There's hope in that last sentence--"One charm of travel dies here," for it implies some knowledge of travel's other charms, as if Twain might slough off his despair and dig into Rome's other charms. No. So invested is he in the city's denial of discovery that he immediately reverses the field and imagines himself a modern inhabitant of the Roman Campagna--slothful, superstitious, ignorant--traveling to wondrous America to experience the joys of discovery. In a passage long enough to make me wonder if the man was sane, Twain describes what his Roman peasant would see, for the first time: a nation with "no overshadowing Mother Church, and yet the people survive; common country children actually reading books; cities where people drink milk but the streets are not crowded with goats; houses with "real glass windows"; fire engines and fire departments; newspapers, printed by "a great machine...by thousands every hour"; common men who own land not rented from the church or nobles; and Jews "treated just like human beings, instead of dogs."
|St. Peter's. Just too damn big.|
Later, perhaps in a state of regret, Twain visits the Coliseum. He's still intimidated; "Every body knows the picture of the Coliseum." But he's also appreciative of the structure's "reserve," "that royal seclusion which is proper to majesty," in sum a building that "more vividly than all the written histories...tells the story of Rome's grandeur and Rome's decay." Then, oddly, swept away by his own ruminations on the pomp, pageantry, and drama that once characterized the "theatre of Rome," Twain imagines discovering the only extant playbill for one of those Coliseum productions, then adds the discovery of "a stained and mutilated copy of the Roman Daily Battle-Ax, containing a critique upon this very performance." Page upon page follow, of what can only be called drivel. Faced with a city that thwarted his desires for original experience, Twain had found a way to "discover": he invented historical documents, then writes endlessly about them. He concludes this exercise with self-praise for not using the clichéd phrase "butchered to make a Roman holiday."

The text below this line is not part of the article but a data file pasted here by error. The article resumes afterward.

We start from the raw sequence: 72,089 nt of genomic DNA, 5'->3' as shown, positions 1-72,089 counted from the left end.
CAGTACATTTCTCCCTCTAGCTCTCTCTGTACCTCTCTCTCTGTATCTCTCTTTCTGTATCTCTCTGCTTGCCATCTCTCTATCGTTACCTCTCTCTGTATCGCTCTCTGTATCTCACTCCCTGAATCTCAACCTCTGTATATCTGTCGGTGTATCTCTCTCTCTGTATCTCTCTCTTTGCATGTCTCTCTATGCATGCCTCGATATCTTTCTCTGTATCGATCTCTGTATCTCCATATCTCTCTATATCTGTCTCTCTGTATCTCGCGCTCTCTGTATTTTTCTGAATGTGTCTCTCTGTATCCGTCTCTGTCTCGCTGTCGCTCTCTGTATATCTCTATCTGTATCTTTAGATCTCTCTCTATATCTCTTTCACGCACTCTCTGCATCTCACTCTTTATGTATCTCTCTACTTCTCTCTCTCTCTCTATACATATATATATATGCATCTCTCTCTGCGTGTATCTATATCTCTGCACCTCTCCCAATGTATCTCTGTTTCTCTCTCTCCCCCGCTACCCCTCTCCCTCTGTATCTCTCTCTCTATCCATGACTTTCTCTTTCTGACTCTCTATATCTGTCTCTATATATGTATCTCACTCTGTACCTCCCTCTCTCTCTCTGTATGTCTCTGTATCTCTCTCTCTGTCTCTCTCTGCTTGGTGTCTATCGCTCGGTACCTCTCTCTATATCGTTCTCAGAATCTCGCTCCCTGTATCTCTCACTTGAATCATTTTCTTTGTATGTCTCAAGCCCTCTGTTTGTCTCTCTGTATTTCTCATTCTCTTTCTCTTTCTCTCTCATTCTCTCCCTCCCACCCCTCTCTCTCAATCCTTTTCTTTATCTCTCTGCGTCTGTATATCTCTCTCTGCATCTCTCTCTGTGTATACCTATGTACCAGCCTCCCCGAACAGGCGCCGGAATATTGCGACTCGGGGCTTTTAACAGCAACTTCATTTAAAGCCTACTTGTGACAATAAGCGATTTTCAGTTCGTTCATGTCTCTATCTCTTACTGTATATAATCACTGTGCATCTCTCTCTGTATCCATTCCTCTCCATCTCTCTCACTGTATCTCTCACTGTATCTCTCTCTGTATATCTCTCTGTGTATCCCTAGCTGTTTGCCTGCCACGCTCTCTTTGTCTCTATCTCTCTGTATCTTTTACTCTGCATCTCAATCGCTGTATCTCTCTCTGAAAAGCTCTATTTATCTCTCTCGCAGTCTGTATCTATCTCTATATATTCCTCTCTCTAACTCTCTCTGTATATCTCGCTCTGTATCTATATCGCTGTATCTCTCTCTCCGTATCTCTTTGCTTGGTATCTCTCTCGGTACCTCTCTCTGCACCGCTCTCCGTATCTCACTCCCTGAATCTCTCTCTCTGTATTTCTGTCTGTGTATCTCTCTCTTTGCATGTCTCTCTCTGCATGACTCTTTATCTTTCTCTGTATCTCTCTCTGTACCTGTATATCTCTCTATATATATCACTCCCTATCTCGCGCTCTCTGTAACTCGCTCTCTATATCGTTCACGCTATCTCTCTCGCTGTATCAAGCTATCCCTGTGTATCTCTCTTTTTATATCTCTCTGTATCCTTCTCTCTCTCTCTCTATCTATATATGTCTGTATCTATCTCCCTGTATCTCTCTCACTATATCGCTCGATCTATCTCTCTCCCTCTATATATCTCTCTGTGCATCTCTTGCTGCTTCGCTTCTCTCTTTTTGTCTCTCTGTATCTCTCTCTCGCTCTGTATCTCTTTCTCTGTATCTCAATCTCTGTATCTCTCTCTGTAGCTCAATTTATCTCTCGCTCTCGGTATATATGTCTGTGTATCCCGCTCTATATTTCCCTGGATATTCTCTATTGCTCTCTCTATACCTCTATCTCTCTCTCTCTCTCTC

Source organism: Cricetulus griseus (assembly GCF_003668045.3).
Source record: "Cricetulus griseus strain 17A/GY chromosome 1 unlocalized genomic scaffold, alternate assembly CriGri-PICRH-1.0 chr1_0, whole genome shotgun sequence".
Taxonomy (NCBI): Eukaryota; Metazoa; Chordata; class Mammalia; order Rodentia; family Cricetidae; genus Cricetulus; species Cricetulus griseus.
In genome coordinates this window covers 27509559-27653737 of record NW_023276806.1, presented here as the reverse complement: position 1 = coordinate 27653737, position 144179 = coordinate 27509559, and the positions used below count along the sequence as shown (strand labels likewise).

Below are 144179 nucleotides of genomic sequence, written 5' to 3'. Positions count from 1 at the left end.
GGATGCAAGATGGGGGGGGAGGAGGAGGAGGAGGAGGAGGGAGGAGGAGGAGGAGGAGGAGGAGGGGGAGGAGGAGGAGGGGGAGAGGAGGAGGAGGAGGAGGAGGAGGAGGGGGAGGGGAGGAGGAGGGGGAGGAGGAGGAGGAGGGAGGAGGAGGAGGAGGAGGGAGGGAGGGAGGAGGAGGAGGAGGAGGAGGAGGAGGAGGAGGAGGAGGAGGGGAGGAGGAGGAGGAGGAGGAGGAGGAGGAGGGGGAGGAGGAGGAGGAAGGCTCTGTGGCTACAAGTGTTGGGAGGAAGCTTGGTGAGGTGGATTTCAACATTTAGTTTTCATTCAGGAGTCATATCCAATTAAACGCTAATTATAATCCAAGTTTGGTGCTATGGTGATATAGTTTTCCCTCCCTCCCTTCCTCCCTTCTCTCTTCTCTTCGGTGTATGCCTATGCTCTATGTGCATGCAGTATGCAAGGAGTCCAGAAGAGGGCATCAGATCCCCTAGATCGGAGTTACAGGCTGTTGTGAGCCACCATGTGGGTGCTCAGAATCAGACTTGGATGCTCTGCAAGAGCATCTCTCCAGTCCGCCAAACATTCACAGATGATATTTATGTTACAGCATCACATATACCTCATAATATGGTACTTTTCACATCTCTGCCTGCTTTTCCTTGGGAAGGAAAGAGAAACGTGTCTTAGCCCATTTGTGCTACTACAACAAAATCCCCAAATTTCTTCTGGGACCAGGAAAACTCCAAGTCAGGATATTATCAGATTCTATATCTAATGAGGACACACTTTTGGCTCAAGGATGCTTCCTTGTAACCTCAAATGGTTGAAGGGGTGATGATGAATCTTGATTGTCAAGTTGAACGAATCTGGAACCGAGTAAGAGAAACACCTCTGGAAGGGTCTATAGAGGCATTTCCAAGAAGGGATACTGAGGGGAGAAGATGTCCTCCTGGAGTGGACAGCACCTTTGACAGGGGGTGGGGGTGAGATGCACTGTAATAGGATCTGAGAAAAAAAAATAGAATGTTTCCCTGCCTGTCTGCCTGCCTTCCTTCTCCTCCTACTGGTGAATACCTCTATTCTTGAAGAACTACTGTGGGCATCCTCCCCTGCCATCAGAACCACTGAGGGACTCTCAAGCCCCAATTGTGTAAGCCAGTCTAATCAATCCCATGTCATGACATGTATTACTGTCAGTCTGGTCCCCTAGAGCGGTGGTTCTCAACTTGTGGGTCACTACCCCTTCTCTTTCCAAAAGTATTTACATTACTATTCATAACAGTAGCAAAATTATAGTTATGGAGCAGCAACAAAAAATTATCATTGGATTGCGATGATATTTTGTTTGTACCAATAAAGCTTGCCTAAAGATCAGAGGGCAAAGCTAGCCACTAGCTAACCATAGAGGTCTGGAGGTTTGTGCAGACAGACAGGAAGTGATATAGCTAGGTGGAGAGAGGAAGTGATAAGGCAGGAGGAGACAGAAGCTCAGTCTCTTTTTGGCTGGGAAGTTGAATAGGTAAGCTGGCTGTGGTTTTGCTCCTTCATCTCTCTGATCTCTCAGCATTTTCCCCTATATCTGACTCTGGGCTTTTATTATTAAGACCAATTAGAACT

There is more to this section on Rome. More pages are filled with a rant on Michelangelo: "I did not want Michael Angelo for breakfast--for luncheon--for dinner--for tea--for supper--for between meals. I like a change, occasionally." "In Rome, especially, Michelangelo is a force, designing St.
|One of too many Michelangelos|
There's some serious relief from the well-intentioned but failed, and revealing, humor. A visit to the catacombs of St. Callixtus, under the Church of St. Sebastian, finds Twain attentive and moderately involved, if again overwhelmed at the scope of the phenomenon: 160 catacombs under Rome, he observes, and 7 million graves. Similarly, the spectacle of bones at.the Capuchin Convent elicits a kind of wide-eyed awe, if also some good-natured ribbing of their Monk guide, for whom
|The catacombs of St. Callixtus. Too many graves.|
As the long chapter concludes, Twain confronts Rome's ghosts. "I wished to write a real 'guide-book' chapter on this fascinating city, but I could not do it, because I have felt all the time like a boy in a candy-shop--there was everything to choose from, and yet no choice." And that was that. He was done. "The surest way to stop writing about Rome," he wrote, "is to stop." And he did.